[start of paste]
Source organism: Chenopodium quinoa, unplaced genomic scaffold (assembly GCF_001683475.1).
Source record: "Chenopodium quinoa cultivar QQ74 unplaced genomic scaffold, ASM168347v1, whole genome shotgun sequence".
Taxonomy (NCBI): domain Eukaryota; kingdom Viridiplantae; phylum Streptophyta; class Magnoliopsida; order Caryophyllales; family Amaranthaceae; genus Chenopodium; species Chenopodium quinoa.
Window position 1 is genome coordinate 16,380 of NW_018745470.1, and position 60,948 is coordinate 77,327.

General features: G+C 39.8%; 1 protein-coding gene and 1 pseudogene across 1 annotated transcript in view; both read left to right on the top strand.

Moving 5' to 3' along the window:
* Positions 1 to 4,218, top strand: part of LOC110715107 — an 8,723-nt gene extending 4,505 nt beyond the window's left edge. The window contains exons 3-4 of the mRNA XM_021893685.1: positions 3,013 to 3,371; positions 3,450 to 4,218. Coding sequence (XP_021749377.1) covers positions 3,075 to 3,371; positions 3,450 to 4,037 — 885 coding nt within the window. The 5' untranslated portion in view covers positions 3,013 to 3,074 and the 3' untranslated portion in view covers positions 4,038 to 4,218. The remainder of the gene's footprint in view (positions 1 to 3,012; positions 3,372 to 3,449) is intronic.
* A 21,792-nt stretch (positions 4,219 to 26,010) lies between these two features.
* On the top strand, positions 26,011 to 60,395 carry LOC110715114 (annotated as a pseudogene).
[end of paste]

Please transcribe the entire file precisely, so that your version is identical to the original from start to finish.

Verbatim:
Source organism: Chenopodium quinoa, unplaced genomic scaffold (assembly GCF_001683475.1).
Source record: "Chenopodium quinoa cultivar QQ74 unplaced genomic scaffold, ASM168347v1, whole genome shotgun sequence".
Taxonomy (NCBI): domain Eukaryota; kingdom Viridiplantae; phylum Streptophyta; class Magnoliopsida; order Caryophyllales; family Amaranthaceae; genus Chenopodium; species Chenopodium quinoa.
Window position 1 is genome coordinate 16,380 of NW_018745470.1, and position 60,948 is coordinate 77,327.

General features: G+C 39.8%; 1 protein-coding gene and 1 pseudogene across 1 annotated transcript in view; both read left to right on the top strand.

Moving 5' to 3' along the window:
* Positions 1 to 4,218, top strand: part of LOC110715107 — an 8,723-nt gene extending 4,505 nt beyond the window's left edge. The window contains exons 3-4 of the mRNA XM_021893685.1: positions 3,013 to 3,371; positions 3,450 to 4,218. Coding sequence (XP_021749377.1) covers positions 3,075 to 3,371; positions 3,450 to 4,037 — 885 coding nt within the window. The 5' untranslated portion in view covers positions 3,013 to 3,074 and the 3' untranslated portion in view covers positions 4,038 to 4,218. The remainder of the gene's footprint in view (positions 1 to 3,012; positions 3,372 to 3,449) is intronic.
* A 21,792-nt stretch (positions 4,219 to 26,010) lies between these two features.
* On the top strand, positions 26,011 to 60,395 carry LOC110715114 (annotated as a pseudogene).